Peter Watkins didn’t enjoy an especially long career at the BBC. The furore surrounding his second documentary saw him not only resign, but flee the UK into self-imposed exile. The project that sparked the controversy was 1965’s The War Game, a harrowing imagining of a potential Soviet nuclear attack on Kent. The UK government had concerns over its damning portrayal of the country’s nuclear preparedness and put pressure on the BBC to bury it upon its completion. Despite a theatrical release that resulted in it winning the Best Documentary prize at the 1967 Academy Awards it wasn’t aired in Britain until 1985, and now receives a much appreciated BFI Blu-ray release alongside Watkins’ other BBC offering.
When The War Game was screened for selected ministers, military figures and press in the mid-60s, Kenneth Tynan claimed in The Observer that “it may be the most important film ever made.” That sounds like hyperbole but it would be equally unwise to undersell Watkins’ achievements in crafting a truly remarkable film of astonishing power and scope on a limited television budget. He was apparently hired by the BBC in the first place due to his innovative approach to the medium and he brought it bear with tremendous effect on his two equally provocative mid-length films for the corporation. Watkins’ approach in both instances treads a fine line between documentary and fiction, as he had done previously in his short films and would return to do again in lauded features such as Punishment Park.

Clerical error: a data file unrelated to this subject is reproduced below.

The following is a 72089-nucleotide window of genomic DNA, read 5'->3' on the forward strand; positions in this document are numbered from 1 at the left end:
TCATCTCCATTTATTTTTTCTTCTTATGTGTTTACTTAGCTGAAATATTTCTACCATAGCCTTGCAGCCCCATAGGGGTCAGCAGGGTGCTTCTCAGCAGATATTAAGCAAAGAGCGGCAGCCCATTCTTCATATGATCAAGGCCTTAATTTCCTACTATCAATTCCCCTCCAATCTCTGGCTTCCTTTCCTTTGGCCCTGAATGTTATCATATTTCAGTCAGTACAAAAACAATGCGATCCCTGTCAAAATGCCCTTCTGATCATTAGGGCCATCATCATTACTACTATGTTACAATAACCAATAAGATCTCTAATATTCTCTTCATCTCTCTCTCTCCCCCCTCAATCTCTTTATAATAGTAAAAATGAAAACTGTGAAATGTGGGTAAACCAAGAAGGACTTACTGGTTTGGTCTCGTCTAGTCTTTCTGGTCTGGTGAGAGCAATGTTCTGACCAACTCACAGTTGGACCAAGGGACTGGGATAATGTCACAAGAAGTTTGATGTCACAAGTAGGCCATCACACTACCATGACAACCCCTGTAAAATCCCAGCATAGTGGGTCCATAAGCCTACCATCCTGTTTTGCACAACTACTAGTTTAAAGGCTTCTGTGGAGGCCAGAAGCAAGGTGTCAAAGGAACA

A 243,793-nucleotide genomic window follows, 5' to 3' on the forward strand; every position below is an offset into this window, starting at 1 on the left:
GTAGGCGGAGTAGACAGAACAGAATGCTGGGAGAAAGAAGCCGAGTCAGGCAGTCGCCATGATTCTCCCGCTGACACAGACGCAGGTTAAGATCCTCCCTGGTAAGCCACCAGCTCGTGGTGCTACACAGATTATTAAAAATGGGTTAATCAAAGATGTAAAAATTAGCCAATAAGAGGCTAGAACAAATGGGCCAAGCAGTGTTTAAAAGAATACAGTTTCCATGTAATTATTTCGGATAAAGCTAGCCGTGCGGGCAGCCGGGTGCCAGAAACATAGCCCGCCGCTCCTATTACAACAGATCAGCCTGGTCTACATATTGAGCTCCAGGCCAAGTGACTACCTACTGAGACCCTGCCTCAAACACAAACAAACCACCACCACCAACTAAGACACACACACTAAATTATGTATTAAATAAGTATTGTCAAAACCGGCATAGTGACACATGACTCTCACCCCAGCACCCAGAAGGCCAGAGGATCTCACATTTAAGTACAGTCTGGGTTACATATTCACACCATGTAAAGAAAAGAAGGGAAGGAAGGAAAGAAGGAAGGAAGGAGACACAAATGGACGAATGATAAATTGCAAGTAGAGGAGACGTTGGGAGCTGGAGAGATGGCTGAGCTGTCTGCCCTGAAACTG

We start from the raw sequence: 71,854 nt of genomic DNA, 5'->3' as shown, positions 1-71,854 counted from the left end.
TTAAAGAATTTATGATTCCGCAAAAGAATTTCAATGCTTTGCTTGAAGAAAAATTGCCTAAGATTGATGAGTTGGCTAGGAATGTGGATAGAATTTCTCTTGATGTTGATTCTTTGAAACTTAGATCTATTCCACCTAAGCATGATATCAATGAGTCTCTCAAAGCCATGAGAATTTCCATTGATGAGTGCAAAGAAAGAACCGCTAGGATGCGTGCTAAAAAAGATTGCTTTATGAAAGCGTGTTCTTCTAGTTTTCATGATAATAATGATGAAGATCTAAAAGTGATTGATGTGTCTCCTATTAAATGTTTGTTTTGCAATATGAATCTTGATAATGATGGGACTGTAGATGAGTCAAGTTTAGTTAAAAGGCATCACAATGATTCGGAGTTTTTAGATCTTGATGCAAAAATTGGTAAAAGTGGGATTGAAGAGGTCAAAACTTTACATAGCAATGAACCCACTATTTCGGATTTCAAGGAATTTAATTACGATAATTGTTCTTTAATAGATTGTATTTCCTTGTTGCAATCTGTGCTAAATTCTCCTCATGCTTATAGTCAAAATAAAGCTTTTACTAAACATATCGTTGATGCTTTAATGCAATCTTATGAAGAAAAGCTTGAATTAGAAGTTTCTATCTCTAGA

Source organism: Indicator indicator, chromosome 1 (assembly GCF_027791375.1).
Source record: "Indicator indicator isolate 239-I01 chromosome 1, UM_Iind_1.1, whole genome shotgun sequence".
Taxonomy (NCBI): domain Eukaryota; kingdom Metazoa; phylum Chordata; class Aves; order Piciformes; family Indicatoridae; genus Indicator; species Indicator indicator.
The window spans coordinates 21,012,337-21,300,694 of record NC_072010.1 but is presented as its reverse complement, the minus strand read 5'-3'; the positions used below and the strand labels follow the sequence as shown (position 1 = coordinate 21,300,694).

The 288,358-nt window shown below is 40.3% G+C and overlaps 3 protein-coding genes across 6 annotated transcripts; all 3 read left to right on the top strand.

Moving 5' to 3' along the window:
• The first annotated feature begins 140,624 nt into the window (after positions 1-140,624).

Culloden presents the infamous battle of 1746, a title card describing it as ‘one of the most mishandled and brutal battles ever fought in Britain’. Affecting a fly-on-the-wall realism, it recreates the events of that bloody afternoon while the film crew record the action and interview the key players. The same docudrama style is adopted in The War Game, which presents the horrifying repercussions of multiple nuclear detonations. Both are soberingly narrated by a clipped, Received Pronunciation voice that only accentuate the horrors on the screen. They also allow for a deeper and wider-ranging analysis than a drama might, as they proffer insight into the motivations of the major players in Culloden and pepper the narratives with foreshadowing, or overlay death and destruction with stark technical information.
The immediacy of the monochrome documentary visuals wrangle with the distance of the voiceover replicating the internal conflict of an audience between terrified awe and vital education. What Watkins managed to achieve with both Culloden and The War Game is documentary filmmaking of profound emotional impact and undeniable importance. Even in which is considered the medium’s golden age, there are few titles that can rival the potent cocktail of this hugely impressive work.
Ben Nicholson | @BRNicholson